Mar Sabba Monastery- The Holy Lavra of Saint Savvas the Sanctified
A short distance to the east of Bethlehem and to the south of Bethany lies the ancient monastery of Mar Saba.
For over a millennium and a half, the expansive monastery has been continually inhabited by monks. Built entirely of stone into the side of a wide and steep chasm in the Kidron Valley within the Judean Desert, has been the center of Orthodox monasticism in the Holy Land, a place of pilgrimage, and a vessel of Orthodox Christian religious and cultural heritage.
Founded in 483 AD by Saint Sabbas the Sanctified, a Cappodocian monk held in the utmost regard by the Roman Catholic and Orthodox Churches alike as an exemplary figure of the Christian hermetic path towards salvation, it stands as a testimony to the enduring Christian presence in the Holy Land.
The name “Mar Saba” is Arabic for Saint Sabbas, denoting the special connection the local Palestinian inhabitants have had to both saint and location since time immemorial.
Alongside the venerable Saint Sabbas the Sancified, the Brotherhood of Mar Saba has included innumerable saints, chief amongst them Saint John of Damascus, known for his foundational work on hymnography, defense of iconography, and other significant theological, liturgical and ecclesiastical contributions to Christianity.
Mar Saba monastery has remained largely untouched by the outer word, with no electricity, running water, internet or wireless communication. Women are strictly forbidden from entering the monastery without exception, but are received and given hospitality at its gate. The Brotherhood maintains the ancient monastic rule of Saint Sabbas the Sanctified as recorded and coded into the Sabbite Typikon, which until this day remains the definitive standard of Orthodox monastic law as the Rule of Saint Benedict is within the Roman Catholic tradition.
Today, approximately twenty monks belong to the Brotherhood of Saint Sabbas the Sanctified, most of whom live within the monastery or in adjacent dependencies.
The Brotherhood has maintained a continual presence in the Holy Land, and a near-continual presence since the founding of its monastery at the height of the Byzantine Era, weathering two massacres of its monks, the end of Christian rule in the Holy Land, innumerable conflicts and violent transitions of control in the Holy Land. Its membership is comprised of Greeks from across the Hellenic world as well as other nationalities, and its special bond to the Greek people through culture, language and religious heritage can be seen by the innumerable Greek Orthodox Christians named after Sabbas the Sanctified, the churches and other monasteries under his patronage, as well as other saints, revered monks and church hierarchs who took his name when receiving their monastic vows.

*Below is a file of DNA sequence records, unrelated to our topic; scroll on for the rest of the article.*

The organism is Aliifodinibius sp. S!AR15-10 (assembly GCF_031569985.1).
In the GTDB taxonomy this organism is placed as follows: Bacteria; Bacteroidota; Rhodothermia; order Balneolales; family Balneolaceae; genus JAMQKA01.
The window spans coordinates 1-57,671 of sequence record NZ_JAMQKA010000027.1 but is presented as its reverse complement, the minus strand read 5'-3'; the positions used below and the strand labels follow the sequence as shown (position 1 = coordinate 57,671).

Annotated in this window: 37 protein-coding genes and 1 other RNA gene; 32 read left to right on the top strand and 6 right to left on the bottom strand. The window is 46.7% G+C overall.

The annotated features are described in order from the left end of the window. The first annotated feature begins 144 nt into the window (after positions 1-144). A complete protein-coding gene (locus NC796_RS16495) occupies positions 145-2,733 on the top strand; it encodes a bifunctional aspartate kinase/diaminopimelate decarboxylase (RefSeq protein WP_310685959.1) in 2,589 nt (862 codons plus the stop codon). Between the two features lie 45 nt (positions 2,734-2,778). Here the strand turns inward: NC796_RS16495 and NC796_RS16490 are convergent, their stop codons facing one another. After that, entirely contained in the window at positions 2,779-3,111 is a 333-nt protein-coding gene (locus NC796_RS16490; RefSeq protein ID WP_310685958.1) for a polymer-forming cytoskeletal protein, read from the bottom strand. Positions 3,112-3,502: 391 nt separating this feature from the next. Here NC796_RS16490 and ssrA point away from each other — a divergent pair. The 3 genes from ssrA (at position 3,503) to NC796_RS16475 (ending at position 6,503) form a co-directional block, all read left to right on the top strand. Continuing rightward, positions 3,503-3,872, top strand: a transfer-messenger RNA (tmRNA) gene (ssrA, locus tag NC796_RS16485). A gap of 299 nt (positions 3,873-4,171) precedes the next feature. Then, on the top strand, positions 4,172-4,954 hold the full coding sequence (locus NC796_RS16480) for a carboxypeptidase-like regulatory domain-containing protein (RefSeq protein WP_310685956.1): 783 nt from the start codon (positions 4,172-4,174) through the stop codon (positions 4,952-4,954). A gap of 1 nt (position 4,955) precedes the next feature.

While a sacred place for all Orthodox churches and peoples, Mar Saba monastery also holds particular significance to the Serbian people and the Serbian Orthodox Church due to its patron, Saint Sava the Enlightener of Serbia.
A monk born a prince to the royal house of the Nemanjic Dynasty, Saint Sava of Serbia is accredited with acquiring autocephaly for the Serbian Orthodox Church through the Patriarch of Constantinople in the early 13th century, authoring the first Serbian Constitution, as well as a being a founder of several monasteries and considered the founder of medieval Serbian literature.
While on pilgrimage to the Holy Land, Saint Sava of Serbia visited the monastery of Mar Saba and received two priceless treasures: a sacred icon attributed to Saint John of Damascus, and the staff of Saint Saba the Sanctified, which is said to have fallen to the ground before Sava of Serbia while in prostration before the relics of Sava the Sanctified at Mar Saba. The icon resides at Hilander Monastery on Mount Athos until the present day, and is considered one of Serbia’s greatest national treasures, while his symbolic receiving of the staff was seen as the ultimate acknowledgement of Saint Sava of Serbia’s destiny to guide the Serbian people towards their destiny of being a unified Orthodox kingdom.
Hundreds of thousands of pilgrims as well as local Christians visit the monastery of Mar Saba each year to venerate the relics of Saint Sabbas the Sanctified, pray in the ancient chapels within the compound, speak with the monks, or to simply take in the breathtaking view of the valley. Acceptance of visitors and pilgrims is seen as an obedience to the will of Saint Sabbas the Sanctified and as a labor of love to all peoples.
In recent years the sanctity of the site has been increasingly threatened through encroachment on monastic property surrounding the monastery by private parties, sabotage of water channels, harmful destructive behaviour, pollution and ecological degradation.